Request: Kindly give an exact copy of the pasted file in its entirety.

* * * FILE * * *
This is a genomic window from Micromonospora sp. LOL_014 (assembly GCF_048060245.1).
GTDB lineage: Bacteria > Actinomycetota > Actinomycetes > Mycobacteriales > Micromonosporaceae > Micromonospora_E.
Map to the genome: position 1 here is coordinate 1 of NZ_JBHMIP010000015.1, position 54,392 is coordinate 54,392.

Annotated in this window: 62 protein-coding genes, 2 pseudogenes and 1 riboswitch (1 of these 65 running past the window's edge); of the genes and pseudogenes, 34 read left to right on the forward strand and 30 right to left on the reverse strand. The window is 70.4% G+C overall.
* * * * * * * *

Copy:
This is a genomic window from Micromonospora sp. LOL_014 (assembly GCF_048060245.1).
GTDB lineage: Bacteria > Actinomycetota > Actinomycetes > Mycobacteriales > Micromonosporaceae > Micromonospora_E.
Map to the genome: position 1 here is coordinate 1 of NZ_JBHMIP010000015.1, position 54,392 is coordinate 54,392.

Annotated in this window: 62 protein-coding genes, 2 pseudogenes and 1 riboswitch (1 of these 65 running past the window's edge); of the genes and pseudogenes, 34 read left to right on the forward strand and 30 right to left on the reverse strand. The window is 70.4% G+C overall.